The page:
Identification cases are some of the most contentious criminal prosecutions; this is especially so where the identification includes an eye-witness identification. Cases such as R v Tebo, 2003 CanlII 43106 (Ont CA) and R v Holmes, 2002 CanLII 45114 (Ont CA) are examples of cases overturned due to concerns about the frailties and dangers of convictions based on such evidence.
While these cases offer helpful insight into the dangers and limits on eye-witness identification ever case is unique and their ratios are sometimes misunderstood or misapplied. The recent ruling in R v Manley, 2011 ONCA 128 is illustrative.
On November 11, 2006 a music store in Trenton was robbed by a man with a shotgun. At the time of the time of the robbery there was present the owner, a salesperson and a customer. The owner and salesperson gave descriptions of the robber. The salesperson and customer were unable to pick Manley out of a lineup. The owner did not view a lineup.
At trial the salesperson and customer testified that Manley had "very similar" features to the robber [para 9]. The owner, who had not been shown a lineup, testified at trial that he had recognized the robber during the preliminary hearing:
Yes. Um, when I was at the…the last time I was in court we had, um…–you were asking questions similar to what we are now. Um, but at that time I was asked, “Can you identify him”, and I was the distance away I am now, from behind you. And at that point I was unable to see the features that I had recognized at the robbery. But on going out of that courtroom, I was as close to him as the jurors are to each other, as I walked past him, and then I recognized him [para 7].
With respect to evidence of the salesperson the trial judge offered the jury the following:
That’s not identification beyond a reasonable doubt for sure, but is that, when taken with all of the evidence, sufficient for you to come to a conclusion as to whether the accused was or was not the perpetrator? [para 18].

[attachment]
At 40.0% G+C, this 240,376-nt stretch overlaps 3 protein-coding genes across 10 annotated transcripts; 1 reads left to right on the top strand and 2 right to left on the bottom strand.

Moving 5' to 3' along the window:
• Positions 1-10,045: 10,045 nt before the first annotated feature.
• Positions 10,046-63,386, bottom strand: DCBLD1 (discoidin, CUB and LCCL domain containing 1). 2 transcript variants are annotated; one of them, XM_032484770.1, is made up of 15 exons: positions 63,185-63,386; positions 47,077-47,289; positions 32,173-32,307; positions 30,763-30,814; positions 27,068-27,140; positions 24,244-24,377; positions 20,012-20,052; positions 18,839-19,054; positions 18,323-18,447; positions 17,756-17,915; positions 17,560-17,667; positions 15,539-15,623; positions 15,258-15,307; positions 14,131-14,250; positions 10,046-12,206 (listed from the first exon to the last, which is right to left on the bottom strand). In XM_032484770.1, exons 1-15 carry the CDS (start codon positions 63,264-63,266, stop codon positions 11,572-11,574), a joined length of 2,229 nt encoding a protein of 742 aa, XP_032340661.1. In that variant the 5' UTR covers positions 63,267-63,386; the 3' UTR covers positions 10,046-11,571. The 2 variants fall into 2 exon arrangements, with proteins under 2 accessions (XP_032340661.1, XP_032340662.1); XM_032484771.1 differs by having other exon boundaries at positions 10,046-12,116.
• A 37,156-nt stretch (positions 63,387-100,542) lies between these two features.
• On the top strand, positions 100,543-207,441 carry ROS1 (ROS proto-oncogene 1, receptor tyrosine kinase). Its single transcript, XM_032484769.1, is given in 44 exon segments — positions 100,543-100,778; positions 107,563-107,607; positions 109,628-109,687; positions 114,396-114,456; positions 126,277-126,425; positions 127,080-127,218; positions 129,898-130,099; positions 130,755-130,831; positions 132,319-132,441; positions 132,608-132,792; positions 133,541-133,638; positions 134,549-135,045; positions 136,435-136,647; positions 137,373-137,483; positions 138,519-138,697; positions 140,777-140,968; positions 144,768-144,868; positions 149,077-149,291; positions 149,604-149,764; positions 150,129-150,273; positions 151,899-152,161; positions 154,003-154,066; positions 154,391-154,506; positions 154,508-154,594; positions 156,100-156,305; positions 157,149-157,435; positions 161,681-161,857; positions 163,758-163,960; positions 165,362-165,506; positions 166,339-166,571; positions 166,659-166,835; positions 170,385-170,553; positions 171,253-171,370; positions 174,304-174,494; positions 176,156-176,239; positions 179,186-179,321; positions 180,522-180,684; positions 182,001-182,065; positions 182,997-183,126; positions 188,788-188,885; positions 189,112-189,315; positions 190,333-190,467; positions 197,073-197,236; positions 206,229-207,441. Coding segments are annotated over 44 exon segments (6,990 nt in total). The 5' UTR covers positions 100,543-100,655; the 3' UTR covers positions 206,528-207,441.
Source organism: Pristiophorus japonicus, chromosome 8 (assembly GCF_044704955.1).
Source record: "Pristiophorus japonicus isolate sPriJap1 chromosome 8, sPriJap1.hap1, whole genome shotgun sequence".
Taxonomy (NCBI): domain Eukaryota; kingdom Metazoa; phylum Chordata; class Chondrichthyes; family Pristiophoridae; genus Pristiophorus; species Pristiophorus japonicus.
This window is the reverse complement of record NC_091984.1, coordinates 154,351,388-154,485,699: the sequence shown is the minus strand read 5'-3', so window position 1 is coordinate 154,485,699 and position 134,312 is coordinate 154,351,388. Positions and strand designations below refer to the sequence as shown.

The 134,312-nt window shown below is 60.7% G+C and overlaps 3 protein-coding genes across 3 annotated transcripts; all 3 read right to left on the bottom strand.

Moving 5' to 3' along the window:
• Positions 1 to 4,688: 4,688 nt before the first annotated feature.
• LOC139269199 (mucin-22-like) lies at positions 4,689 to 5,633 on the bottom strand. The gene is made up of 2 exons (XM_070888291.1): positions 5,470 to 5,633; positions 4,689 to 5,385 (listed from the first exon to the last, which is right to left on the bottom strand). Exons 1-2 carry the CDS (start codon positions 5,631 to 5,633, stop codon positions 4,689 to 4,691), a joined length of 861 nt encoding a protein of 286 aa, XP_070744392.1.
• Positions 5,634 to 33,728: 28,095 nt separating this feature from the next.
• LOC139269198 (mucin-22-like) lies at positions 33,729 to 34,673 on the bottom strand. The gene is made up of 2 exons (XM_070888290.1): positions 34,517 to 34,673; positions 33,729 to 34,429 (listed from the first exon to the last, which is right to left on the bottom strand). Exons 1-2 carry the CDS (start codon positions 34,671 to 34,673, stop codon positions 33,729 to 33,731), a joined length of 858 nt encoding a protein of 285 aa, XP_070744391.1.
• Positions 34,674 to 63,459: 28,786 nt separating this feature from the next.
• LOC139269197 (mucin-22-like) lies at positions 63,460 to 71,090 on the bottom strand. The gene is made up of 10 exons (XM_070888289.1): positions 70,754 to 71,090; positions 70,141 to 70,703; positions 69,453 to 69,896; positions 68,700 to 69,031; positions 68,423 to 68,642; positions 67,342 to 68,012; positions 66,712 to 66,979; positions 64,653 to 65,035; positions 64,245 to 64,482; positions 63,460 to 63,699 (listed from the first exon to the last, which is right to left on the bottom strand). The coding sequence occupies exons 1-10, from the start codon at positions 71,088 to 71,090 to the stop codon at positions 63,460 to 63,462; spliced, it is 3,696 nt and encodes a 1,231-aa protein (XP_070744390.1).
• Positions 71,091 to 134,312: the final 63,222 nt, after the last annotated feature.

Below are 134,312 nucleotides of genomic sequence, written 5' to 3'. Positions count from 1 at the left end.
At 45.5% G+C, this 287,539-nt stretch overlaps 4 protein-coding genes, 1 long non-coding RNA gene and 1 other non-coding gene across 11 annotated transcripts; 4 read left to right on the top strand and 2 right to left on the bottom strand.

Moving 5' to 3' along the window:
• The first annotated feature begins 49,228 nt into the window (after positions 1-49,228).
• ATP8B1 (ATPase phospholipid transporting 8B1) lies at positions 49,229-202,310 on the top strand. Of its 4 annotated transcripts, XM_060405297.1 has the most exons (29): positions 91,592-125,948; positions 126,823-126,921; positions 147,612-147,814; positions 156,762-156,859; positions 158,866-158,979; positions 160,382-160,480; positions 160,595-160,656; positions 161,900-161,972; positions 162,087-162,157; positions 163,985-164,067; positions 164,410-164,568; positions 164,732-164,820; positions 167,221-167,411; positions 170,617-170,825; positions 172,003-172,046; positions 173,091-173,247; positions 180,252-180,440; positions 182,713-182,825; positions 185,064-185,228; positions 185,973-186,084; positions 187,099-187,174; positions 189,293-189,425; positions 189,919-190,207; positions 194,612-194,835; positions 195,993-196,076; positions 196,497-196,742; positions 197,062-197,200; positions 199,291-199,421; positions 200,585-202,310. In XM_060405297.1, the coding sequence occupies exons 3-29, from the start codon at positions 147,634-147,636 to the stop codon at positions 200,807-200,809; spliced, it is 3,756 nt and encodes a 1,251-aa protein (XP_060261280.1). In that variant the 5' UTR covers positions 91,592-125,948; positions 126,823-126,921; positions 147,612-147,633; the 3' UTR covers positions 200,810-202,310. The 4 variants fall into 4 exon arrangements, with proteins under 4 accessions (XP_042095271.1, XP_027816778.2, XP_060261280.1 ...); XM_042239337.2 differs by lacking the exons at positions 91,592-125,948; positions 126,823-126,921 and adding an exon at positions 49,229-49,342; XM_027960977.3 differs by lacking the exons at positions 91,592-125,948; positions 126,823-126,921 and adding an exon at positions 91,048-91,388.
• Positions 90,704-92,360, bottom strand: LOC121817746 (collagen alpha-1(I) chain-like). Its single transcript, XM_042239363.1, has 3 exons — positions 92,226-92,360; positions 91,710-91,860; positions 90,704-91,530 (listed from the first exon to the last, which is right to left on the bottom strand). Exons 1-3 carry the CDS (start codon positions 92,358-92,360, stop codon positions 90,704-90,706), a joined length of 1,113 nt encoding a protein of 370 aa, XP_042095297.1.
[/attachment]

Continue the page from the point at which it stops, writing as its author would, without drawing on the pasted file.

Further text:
With respect to the evidence of the owner the trial judge offered the jury the following:
[Y]ou heard her explanation about why she didn't identify him during the preliminary inquiry but did later. How reliable is that identification? Even if she's telling the truth, is it reliable? How much does that tip the scales either way in your deliberating as to whether identity has been proven beyond a reasonable doubt? [para 19].
Manley was convicted and appealed. On appeal Manley complained about the charge to the jury on the identification evidence; relying on Tebo and R v Hibbert, 2002 SCC 39, he argued that the charge should have instructed the jury that the evidence was of worthy of virtually no weight.
In rejecting that ground of appeal the Court of Appeal offered the following:
In my view, it would have been preferable had the trial judge given a stronger warning about the nature and weakness of the in-dock identification evidence...However, I am not able to say that, in the circumstances of this case and reading the charge as a whole, the manner in which the trial judge instructed the jury on this issue amounted to an error of law.
Here, the in-dock identifications – if indeed they amounted to in-dock identifications – were qualified...
The trial judge did warn the jury in general terms about the dangers of eyewitness and in-dock identification evidence, and I am not persuaded that the shortcoming in his instruction that I have identified amounted to a reversible error of law in the circumstances of this case.
I am satisfied that the jury would have appreciated from the manner in which the case was presented by the Crown and from what they were told by the trial judge that, standing on its own, the identification evidence was weak, and that it had to be assessed on the basis that it amounted to no more than one small piece of a much larger puzzle [paras 21 and 23-25].